What parents need to know
Parents Need to Know
Parents need to know that this violent drama features adult themes and tends to glamorize crime. One character is particularly ruthless -- viewers see him murder two unsuspecting men with a high-powered rifle while whistling nonchalantly and, in another scene, kick a cat. Women often dress provocatively; there's a nearly naked breast in one scene. Viewers are meant to empathize with the criminals, especially since law enforcement officials are sometimes made to look foolish.
What's the story?
With movie star actors, slick production values, and a tried-but-true premise, SMITH is a sexy crime drama told from the criminals' perspective. Bobby and Hope Stevens (Ray Liotta and Virginia Madsen) are married with kids, but Bobby leads a secret life as the leader of a high-stakes band of thieves. The series follows the gang's action-packed heists, which often include violent set pieces like car chases, explosions, and murder. Meanwhile, the FBI is hot on Bobby's tail, even as his fence, Charlie (Shoreh Aghdashloo), feeds him more lucrative work. Bobby is a sensitive husband and father with a talent for the piano, but he's also a tough crime boss with a temper. He's trying to mend his fragile relationship with Hope and wants out of the underworld.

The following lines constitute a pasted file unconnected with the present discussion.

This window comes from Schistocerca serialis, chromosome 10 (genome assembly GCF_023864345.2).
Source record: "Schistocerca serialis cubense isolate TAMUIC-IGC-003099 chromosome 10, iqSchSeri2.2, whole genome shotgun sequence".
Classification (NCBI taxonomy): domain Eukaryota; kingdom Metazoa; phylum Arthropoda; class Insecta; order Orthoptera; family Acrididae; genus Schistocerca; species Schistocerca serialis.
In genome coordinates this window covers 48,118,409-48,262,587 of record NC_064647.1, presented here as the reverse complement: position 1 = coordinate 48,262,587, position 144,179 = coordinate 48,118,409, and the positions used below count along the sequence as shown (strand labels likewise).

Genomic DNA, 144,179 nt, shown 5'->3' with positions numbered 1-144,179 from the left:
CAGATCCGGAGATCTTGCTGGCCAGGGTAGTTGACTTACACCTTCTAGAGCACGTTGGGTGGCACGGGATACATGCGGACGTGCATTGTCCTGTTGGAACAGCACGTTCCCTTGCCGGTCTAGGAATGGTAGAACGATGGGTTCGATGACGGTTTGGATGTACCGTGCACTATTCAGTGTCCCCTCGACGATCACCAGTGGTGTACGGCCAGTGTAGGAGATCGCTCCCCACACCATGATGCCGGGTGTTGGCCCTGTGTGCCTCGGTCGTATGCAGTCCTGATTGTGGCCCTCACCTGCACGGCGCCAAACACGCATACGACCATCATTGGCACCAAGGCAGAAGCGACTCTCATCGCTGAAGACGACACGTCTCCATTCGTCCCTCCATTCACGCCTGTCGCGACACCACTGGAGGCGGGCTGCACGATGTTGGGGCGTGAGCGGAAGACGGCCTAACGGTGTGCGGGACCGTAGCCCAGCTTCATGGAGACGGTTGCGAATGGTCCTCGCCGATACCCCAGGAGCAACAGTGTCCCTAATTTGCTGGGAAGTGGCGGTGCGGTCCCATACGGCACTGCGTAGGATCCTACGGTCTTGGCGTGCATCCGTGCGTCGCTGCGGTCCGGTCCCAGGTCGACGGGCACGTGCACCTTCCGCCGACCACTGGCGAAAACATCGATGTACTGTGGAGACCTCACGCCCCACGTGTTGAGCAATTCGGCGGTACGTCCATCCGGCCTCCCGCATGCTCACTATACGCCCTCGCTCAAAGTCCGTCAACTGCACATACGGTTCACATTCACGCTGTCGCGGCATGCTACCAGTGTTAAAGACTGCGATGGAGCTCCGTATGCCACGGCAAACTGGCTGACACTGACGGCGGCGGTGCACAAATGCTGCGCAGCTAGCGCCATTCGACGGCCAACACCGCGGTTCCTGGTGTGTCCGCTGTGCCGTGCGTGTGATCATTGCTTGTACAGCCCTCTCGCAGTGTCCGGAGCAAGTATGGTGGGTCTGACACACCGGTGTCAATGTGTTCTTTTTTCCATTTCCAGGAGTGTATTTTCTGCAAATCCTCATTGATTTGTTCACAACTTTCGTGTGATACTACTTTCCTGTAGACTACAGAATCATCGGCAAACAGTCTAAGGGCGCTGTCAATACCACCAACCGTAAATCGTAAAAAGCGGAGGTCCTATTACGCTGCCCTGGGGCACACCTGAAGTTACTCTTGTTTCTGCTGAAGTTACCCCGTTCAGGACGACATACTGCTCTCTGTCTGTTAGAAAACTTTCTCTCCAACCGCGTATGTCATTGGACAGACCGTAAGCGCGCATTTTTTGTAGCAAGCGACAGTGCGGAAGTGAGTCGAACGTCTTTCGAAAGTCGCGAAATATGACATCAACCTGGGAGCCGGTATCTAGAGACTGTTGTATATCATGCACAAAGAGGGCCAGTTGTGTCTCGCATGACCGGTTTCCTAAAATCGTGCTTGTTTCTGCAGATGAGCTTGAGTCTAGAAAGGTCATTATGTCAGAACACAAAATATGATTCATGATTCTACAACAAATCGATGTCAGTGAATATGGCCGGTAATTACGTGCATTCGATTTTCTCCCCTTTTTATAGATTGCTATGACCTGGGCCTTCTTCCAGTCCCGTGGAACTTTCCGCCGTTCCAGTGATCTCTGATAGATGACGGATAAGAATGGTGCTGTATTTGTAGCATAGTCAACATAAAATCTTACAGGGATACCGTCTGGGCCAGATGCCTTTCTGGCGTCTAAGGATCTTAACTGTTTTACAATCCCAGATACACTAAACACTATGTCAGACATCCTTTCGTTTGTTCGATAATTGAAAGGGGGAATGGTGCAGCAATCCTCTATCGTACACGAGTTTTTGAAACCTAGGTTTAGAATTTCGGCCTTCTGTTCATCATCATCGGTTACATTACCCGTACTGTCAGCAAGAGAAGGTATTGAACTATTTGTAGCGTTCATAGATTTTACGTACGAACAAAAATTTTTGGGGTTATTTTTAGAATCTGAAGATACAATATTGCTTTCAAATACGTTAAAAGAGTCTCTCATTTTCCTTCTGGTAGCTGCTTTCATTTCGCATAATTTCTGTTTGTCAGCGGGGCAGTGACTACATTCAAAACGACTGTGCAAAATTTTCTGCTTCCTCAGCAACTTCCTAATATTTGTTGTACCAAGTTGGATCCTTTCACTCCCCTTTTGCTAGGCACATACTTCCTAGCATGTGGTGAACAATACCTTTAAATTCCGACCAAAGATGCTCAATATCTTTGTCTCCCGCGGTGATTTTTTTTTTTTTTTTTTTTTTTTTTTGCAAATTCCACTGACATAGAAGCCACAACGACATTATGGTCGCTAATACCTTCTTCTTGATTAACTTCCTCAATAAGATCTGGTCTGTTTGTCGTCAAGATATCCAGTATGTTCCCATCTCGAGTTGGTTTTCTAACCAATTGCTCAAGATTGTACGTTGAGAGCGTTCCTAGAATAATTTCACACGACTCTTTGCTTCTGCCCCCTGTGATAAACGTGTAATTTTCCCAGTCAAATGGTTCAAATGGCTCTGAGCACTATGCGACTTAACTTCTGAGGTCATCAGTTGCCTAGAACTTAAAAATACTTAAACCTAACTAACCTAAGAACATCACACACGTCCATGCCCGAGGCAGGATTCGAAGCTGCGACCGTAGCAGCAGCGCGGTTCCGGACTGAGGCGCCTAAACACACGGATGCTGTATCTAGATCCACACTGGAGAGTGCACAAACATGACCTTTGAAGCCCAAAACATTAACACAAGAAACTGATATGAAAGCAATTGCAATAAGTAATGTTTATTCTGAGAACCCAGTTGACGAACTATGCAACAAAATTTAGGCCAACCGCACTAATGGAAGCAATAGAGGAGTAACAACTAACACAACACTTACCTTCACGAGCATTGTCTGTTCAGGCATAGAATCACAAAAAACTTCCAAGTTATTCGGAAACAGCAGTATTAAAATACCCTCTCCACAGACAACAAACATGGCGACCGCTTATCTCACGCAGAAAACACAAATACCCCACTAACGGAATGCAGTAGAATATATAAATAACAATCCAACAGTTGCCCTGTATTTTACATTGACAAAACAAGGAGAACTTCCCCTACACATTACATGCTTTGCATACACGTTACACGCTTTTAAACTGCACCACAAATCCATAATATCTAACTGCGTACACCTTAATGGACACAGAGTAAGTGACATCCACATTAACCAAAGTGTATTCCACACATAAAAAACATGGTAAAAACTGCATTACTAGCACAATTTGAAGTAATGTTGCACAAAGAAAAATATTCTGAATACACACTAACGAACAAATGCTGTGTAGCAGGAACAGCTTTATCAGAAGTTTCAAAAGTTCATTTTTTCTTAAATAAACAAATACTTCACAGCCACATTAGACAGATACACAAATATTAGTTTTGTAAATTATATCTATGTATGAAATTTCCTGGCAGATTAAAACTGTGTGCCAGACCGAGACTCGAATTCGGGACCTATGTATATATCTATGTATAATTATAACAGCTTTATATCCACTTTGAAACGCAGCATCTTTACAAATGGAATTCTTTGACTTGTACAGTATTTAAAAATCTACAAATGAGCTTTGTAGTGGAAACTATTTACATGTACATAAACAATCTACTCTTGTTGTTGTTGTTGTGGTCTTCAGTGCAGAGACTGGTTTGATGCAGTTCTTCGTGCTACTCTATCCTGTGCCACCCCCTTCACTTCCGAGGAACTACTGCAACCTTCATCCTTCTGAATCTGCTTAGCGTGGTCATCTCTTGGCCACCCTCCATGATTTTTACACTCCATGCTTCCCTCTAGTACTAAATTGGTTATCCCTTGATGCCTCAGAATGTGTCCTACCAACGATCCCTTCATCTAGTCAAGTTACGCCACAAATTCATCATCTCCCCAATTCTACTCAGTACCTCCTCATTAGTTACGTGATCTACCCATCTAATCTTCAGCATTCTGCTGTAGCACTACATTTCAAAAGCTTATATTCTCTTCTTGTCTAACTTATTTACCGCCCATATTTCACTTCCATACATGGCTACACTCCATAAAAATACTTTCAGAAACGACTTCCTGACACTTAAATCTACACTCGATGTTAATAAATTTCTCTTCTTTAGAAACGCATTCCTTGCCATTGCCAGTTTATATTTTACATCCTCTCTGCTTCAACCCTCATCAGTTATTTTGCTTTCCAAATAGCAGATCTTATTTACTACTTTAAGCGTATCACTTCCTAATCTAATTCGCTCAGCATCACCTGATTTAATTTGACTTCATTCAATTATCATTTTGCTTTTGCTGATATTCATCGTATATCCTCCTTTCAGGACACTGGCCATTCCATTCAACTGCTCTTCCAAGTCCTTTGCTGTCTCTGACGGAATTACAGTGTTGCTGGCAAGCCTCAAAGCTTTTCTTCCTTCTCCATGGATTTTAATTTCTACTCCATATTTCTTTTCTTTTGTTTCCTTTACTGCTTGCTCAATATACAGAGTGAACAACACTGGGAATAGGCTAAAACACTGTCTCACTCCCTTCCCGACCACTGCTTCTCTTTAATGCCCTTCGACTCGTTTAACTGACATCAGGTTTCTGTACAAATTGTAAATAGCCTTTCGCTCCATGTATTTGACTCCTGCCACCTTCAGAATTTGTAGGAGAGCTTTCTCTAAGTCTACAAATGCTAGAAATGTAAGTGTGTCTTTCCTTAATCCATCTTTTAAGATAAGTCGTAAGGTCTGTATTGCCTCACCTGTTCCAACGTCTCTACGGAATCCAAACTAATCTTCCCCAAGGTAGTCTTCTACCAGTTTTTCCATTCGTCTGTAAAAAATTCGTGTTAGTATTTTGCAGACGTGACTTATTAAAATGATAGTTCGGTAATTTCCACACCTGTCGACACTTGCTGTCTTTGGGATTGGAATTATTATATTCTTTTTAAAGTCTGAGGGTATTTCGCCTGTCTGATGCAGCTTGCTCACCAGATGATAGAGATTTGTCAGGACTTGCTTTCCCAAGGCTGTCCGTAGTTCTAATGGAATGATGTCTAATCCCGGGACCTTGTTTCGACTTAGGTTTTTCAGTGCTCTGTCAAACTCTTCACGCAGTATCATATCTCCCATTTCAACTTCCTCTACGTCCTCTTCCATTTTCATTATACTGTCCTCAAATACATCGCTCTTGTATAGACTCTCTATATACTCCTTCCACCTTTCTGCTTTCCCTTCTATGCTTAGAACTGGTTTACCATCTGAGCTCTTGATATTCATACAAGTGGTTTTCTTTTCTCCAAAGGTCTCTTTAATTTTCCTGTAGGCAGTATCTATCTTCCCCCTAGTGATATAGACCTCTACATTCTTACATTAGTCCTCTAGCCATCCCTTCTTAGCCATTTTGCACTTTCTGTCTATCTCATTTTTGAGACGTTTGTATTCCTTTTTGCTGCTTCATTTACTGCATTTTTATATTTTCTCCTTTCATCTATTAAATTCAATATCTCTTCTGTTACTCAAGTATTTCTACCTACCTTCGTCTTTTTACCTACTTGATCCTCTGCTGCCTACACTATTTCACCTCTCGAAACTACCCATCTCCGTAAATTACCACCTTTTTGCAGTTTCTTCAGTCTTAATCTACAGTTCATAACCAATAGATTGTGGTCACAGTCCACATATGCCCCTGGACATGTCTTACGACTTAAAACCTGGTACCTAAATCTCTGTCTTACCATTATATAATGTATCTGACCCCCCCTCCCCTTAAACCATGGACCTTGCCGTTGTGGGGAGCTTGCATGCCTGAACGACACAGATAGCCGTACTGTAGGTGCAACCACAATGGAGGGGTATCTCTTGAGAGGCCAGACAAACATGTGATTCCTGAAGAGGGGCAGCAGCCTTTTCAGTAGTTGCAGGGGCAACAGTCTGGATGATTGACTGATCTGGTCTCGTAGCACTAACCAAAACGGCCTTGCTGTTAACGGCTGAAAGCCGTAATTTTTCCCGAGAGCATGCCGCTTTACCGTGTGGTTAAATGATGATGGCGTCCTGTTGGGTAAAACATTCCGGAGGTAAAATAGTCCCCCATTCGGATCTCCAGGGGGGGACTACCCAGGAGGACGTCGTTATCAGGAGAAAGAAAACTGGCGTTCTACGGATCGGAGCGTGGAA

Is it any good?
SMITH is network TV that's so glossy and gorgeous it looks like the movies -- or at least like HBO. And like HBO, Smith is full of racy themes and bad behavior. Each member of his squad has an area of expertise -- transportation, weapons, disguise -- as well as their own complicated back stories. As viewers learn bits and pieces of these characters' pasts, Smith gains depth and becomes more compelling.
With an excess of adult themes, Smith is definitely adult fare. But it's high-quality stuff that, aside from the a-little-too-familiar framework, will captivate crime caper fans.
Families can talk about...
Families can talk about appearance versus reality. Have teens ever been fooled by a first impression? Have you ever been lied to? How does it feel? What would be the hardest part of living a double life? Families can also discuss the glamour of criminal life. Shows like this, as well as some movies and music, give the impression that a life of crime is sexier and more thrilling than straight life. Do you think that's really true? How do these media sources create that impression?